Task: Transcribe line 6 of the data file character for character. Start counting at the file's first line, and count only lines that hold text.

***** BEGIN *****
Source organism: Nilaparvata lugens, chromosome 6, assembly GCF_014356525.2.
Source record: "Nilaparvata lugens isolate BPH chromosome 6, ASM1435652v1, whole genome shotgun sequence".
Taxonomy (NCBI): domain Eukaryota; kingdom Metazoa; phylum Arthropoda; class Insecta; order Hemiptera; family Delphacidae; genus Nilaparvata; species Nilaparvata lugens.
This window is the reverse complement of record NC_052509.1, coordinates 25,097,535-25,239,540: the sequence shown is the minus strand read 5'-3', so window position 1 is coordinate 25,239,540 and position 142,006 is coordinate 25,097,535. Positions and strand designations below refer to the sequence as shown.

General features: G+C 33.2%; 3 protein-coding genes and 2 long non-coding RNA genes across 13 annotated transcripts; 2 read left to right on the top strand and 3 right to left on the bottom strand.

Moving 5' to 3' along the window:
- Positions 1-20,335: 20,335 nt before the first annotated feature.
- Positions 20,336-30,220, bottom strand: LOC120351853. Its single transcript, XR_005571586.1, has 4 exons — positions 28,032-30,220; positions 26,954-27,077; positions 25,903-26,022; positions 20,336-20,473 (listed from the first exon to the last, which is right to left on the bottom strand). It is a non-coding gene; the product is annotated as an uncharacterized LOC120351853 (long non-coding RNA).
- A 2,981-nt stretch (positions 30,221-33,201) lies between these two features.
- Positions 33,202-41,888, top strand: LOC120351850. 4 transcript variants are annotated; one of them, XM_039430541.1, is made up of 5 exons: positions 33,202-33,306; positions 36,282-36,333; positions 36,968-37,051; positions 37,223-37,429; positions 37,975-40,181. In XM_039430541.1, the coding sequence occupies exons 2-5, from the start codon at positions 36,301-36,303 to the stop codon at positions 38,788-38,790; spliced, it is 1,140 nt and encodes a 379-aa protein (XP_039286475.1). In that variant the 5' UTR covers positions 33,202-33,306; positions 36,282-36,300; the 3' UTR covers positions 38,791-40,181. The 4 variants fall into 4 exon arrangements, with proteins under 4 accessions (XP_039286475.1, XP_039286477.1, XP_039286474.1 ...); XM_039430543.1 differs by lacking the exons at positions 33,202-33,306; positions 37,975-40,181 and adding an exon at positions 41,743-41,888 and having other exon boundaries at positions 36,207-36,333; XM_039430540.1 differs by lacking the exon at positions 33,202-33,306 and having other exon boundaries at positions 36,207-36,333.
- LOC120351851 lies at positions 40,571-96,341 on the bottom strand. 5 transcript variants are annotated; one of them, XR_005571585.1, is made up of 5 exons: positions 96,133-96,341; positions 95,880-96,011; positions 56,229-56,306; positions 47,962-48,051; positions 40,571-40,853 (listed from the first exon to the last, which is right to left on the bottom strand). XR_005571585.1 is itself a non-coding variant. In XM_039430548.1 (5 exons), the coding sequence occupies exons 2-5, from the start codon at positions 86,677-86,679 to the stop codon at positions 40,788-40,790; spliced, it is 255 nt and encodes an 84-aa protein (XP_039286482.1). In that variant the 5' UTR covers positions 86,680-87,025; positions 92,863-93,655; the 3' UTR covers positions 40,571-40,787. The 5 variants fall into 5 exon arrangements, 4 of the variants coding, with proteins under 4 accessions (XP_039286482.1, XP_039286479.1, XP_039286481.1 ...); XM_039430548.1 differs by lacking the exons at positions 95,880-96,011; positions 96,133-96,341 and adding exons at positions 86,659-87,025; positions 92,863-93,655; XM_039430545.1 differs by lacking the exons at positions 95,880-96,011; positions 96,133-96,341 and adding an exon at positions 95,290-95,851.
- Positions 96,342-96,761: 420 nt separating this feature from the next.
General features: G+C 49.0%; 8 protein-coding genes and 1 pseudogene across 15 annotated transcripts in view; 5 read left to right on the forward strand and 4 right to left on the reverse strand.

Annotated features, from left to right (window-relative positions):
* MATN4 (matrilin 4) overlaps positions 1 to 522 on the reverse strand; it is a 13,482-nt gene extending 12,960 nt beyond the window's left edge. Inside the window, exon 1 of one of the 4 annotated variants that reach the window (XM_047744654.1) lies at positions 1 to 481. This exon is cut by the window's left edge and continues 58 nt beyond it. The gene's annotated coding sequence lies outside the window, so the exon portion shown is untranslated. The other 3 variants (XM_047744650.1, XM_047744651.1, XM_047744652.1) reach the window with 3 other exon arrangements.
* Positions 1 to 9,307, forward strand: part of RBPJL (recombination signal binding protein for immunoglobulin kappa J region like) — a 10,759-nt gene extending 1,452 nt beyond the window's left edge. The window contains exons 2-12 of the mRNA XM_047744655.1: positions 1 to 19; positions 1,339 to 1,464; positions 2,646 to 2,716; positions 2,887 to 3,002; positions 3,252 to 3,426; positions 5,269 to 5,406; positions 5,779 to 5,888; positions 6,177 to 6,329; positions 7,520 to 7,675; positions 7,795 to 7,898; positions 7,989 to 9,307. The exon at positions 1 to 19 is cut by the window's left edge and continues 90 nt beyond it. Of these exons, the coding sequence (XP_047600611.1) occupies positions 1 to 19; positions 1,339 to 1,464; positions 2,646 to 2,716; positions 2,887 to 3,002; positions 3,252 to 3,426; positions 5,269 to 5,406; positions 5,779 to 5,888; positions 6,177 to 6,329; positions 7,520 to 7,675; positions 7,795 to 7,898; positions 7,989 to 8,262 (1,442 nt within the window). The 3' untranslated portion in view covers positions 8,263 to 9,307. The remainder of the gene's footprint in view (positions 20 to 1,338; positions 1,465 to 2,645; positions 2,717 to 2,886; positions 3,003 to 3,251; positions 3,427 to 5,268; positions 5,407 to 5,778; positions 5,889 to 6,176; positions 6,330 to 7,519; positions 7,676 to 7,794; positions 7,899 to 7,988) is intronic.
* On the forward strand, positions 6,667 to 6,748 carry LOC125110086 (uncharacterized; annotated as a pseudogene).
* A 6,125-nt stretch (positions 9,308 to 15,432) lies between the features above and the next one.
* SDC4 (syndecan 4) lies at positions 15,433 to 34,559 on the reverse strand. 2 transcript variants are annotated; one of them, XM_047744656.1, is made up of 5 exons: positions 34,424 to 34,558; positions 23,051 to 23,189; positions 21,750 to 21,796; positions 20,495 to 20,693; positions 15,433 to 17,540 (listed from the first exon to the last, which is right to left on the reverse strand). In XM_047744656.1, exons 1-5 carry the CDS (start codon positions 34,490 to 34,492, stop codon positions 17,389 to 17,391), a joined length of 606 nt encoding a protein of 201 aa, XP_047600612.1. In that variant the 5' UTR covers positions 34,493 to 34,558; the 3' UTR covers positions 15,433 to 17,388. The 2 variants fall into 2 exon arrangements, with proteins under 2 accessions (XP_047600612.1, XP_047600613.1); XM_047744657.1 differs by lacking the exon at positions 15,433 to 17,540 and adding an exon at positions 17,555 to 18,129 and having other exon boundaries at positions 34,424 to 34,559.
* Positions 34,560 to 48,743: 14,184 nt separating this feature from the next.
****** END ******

Moving 5' to 3' along the window: